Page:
What not to say in an exit interview - 5 phrases to avoid

By Robert Half on 28 November 2022

When you hand in your resignation, your HR department may request an ‘exit’ interview as part of the offboarding process.

From the company’s perspective, this meeting is an opportunity to understand firsthand why you have decided to leave the company, something that can be especially important if the business is experiencing a high level of staff turnover.

From an employee’s perspective, it can pay to approach an exit interview with care. Sure, you may be leaving the company anyway, but your personal brand is at stake, and it’s important to remain polite, professional – and considered, in what you say.

The way you respond to exit interview questions can leave a lasting impression, and potentially have an impact on your future career.

Related: How to write and submit a resignation letter in Singapore

With this in mind, let’s take a look at what not to say in an exit interview.

1. “My manager was a nightmare to work for.”

There are good reasons to resist the temptation to criticise your manager. You may be burning bridges, and harming your career prospects.

When you’re heading into an exit interview, chances are you have no immediate plans to return to the company.

But none of us know what the future holds. So-called ‘boomerang’ employees – people who leave a job but decide to come back a few years later, are on the rise. Data shows even 4.5% of new hires in 2021 were former employees, compared to 3.9% in 2019 .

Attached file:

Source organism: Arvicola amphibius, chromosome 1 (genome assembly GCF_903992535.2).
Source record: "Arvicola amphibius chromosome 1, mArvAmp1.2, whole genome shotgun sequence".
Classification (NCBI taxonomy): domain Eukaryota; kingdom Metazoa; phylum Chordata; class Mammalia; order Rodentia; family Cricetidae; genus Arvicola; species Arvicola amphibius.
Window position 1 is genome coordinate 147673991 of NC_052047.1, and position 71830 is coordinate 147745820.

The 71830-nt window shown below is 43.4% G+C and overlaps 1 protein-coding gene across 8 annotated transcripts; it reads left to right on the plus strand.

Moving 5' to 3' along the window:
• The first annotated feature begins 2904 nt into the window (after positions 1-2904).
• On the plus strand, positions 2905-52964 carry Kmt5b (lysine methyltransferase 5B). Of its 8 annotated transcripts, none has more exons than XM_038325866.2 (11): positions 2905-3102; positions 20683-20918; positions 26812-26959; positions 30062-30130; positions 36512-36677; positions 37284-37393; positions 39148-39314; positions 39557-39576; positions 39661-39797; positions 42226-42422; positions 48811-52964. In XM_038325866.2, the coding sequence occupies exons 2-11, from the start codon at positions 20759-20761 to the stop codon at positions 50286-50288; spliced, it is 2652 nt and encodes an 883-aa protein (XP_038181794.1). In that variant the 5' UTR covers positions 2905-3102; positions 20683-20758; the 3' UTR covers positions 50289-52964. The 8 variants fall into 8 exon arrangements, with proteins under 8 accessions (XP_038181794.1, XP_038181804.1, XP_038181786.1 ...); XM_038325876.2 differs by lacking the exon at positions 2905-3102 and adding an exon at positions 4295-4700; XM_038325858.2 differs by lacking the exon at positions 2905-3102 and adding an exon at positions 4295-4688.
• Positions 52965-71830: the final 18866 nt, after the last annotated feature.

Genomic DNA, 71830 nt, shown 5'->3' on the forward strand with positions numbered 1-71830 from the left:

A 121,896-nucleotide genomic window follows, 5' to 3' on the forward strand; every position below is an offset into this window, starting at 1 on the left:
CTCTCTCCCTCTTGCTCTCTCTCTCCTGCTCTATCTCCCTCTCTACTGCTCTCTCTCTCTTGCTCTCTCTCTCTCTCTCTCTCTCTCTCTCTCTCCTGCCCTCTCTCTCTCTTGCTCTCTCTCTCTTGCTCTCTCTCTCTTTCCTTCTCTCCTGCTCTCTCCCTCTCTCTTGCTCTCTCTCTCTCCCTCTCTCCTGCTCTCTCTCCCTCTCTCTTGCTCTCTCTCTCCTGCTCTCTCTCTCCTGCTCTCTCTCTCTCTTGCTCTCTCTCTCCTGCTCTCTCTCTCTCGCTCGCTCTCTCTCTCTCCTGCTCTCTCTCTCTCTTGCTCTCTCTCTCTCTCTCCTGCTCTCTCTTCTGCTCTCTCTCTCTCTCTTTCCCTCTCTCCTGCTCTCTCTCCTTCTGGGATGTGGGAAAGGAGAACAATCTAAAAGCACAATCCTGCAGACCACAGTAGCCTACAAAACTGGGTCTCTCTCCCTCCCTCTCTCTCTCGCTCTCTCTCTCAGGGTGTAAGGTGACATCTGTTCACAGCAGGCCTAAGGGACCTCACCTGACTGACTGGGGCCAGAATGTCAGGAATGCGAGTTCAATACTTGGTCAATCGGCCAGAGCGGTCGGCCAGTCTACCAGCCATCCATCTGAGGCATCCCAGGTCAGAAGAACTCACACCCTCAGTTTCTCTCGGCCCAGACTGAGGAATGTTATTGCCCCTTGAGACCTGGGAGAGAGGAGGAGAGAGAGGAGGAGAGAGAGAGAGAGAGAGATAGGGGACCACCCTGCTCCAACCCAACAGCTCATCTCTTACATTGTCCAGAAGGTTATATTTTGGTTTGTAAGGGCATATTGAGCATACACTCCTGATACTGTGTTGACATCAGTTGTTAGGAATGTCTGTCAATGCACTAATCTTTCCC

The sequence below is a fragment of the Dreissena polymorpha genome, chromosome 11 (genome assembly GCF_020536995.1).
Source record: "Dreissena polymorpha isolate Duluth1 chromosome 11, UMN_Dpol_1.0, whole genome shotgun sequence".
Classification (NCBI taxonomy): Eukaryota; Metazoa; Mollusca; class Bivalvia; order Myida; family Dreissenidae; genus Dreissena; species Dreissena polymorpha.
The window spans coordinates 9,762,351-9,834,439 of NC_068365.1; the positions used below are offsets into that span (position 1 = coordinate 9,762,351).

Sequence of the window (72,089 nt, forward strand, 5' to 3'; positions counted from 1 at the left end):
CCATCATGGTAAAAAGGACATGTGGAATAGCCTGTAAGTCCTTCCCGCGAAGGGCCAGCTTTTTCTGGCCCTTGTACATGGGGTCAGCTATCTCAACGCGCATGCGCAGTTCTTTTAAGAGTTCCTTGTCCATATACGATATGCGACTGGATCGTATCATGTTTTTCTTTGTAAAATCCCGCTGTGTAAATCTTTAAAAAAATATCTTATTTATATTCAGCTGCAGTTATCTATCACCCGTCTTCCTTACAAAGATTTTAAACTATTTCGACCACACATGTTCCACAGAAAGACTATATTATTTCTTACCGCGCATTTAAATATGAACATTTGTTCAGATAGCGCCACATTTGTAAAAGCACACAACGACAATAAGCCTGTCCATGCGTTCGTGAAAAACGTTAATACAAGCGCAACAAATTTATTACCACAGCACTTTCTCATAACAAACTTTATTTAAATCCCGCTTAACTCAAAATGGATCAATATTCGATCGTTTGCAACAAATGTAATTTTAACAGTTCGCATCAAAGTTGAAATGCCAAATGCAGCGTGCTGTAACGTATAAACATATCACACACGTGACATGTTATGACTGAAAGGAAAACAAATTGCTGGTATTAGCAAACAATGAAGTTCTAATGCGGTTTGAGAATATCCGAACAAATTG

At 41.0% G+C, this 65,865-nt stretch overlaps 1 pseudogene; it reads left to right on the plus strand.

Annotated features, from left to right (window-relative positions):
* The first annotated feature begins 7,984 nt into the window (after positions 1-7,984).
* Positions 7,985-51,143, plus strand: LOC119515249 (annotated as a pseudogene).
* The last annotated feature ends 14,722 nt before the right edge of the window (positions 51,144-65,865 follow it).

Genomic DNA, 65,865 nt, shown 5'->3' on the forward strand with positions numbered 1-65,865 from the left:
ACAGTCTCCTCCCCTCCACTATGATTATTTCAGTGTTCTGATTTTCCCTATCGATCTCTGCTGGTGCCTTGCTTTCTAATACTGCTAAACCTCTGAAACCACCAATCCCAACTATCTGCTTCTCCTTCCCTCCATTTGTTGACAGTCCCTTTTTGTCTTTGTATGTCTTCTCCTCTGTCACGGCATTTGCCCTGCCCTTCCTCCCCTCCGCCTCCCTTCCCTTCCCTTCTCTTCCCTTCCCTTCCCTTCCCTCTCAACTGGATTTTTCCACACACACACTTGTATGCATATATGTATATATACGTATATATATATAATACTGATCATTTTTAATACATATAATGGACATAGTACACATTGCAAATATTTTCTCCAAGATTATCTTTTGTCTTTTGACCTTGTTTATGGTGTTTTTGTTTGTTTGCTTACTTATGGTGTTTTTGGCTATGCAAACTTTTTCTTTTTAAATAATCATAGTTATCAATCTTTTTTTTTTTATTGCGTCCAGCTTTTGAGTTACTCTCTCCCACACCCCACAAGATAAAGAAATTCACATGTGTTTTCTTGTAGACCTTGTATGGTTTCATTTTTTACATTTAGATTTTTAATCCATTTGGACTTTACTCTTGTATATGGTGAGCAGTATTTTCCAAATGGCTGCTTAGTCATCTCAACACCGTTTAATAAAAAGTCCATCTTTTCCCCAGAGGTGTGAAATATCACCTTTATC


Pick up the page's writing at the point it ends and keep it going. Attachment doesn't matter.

Even if you don’t work for the same company again, you could cross paths with your current manager or a member of the HR team further down the track. You may even find they are part of a company that you’d like to work for in the near future.

Bear in mind also, that future employers are likely to contact your previous manager for a reference as part of their hiring process.

Thus, it is important to keep any comments regarding your manager general and positive, rather than levelling personal criticisms at your old boss.

Related: How to resign from a job in Singapore

2. “The pay is terrible.” / “I’m not being paid enough.”

Research by Robert Half found that 48% of employees want or would consider changing roles because their salary is too low. However, this doesn’t mean salary is something you should highlight at an exit interview.

Gripes about your income can suggest you were only in the job for the money. It can also imply that HR doesn’t have a good grasp of market salaries. In either case, complaining about your salary won’t reflect well on you.

On the flipside, you are under no obligation to disclose the salary and/or benefits you will be earning in a new role with a new employer.

Related: Resignation letter templates for jobs in Singapore

3. “Let me tell you what’s wrong with this company…”

The time to discuss workplace concerns is while you’re employed, not when you’re about to leave a job.